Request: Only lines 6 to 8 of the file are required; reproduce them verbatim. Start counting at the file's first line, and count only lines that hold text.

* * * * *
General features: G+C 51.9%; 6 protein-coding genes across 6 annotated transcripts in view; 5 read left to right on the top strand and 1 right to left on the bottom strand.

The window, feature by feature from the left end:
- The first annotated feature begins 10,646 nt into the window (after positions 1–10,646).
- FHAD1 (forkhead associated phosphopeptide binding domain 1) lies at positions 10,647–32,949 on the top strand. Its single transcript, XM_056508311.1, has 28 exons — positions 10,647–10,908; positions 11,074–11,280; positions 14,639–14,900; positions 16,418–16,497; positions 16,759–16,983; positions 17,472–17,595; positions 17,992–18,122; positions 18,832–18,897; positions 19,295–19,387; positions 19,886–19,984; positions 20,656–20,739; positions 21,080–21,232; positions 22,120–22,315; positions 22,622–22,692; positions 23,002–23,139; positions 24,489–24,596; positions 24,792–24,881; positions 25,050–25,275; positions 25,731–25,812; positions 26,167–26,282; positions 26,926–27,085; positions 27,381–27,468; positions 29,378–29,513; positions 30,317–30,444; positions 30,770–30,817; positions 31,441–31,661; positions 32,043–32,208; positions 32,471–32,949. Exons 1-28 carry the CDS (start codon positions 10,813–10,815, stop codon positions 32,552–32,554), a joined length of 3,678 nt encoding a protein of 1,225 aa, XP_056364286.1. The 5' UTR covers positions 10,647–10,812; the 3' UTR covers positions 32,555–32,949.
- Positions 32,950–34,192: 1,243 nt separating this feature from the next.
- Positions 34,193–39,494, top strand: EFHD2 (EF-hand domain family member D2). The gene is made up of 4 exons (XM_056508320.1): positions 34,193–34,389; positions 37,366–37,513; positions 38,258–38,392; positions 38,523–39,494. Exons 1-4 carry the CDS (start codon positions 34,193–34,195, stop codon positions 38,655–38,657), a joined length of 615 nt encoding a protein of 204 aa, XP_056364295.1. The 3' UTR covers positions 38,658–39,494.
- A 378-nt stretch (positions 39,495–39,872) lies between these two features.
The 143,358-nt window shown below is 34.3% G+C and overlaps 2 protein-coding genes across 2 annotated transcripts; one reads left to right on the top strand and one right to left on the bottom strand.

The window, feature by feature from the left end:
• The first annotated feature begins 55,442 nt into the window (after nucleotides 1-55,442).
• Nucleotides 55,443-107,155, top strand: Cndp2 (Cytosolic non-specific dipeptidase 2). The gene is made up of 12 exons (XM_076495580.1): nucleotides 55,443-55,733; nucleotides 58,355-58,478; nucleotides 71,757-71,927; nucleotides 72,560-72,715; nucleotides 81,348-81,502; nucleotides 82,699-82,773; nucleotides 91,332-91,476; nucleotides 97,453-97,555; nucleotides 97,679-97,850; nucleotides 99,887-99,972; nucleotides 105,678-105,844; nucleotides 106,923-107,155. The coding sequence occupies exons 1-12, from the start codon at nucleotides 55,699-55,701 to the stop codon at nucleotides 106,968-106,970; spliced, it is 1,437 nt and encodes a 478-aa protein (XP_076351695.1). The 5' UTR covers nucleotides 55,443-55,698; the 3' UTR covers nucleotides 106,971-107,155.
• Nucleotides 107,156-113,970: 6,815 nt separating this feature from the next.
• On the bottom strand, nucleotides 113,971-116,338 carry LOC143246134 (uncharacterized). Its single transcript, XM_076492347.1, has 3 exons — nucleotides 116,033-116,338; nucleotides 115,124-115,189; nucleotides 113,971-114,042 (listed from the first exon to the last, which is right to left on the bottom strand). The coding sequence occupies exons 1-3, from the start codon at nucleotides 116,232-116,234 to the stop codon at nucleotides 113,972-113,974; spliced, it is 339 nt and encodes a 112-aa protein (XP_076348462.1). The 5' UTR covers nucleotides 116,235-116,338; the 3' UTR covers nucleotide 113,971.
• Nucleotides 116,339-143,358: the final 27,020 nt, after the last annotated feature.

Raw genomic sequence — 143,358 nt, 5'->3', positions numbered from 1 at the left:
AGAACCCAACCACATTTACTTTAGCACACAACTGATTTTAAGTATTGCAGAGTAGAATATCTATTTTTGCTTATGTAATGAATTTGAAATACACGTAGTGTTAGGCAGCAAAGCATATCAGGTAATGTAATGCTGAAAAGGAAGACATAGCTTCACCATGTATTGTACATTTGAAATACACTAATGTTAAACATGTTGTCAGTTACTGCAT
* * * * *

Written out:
- Positions 34,193–39,494, top strand: EFHD2 (EF-hand domain family member D2). The gene is made up of 4 exons (XM_056508320.1): positions 34,193–34,389; positions 37,366–37,513; positions 38,258–38,392; positions 38,523–39,494. Exons 1-4 carry the CDS (start codon positions 34,193–34,195, stop codon positions 38,655–38,657), a joined length of 615 nt encoding a protein of 204 aa, XP_056364295.1. The 3' UTR covers positions 38,658–39,494.
- A 378-nt stretch (positions 39,495–39,872) lies between these two features.
The 143,358-nt window shown below is 34.3% G+C and overlaps 2 protein-coding genes across 2 annotated transcripts; one reads left to right on the top strand and one right to left on the bottom strand.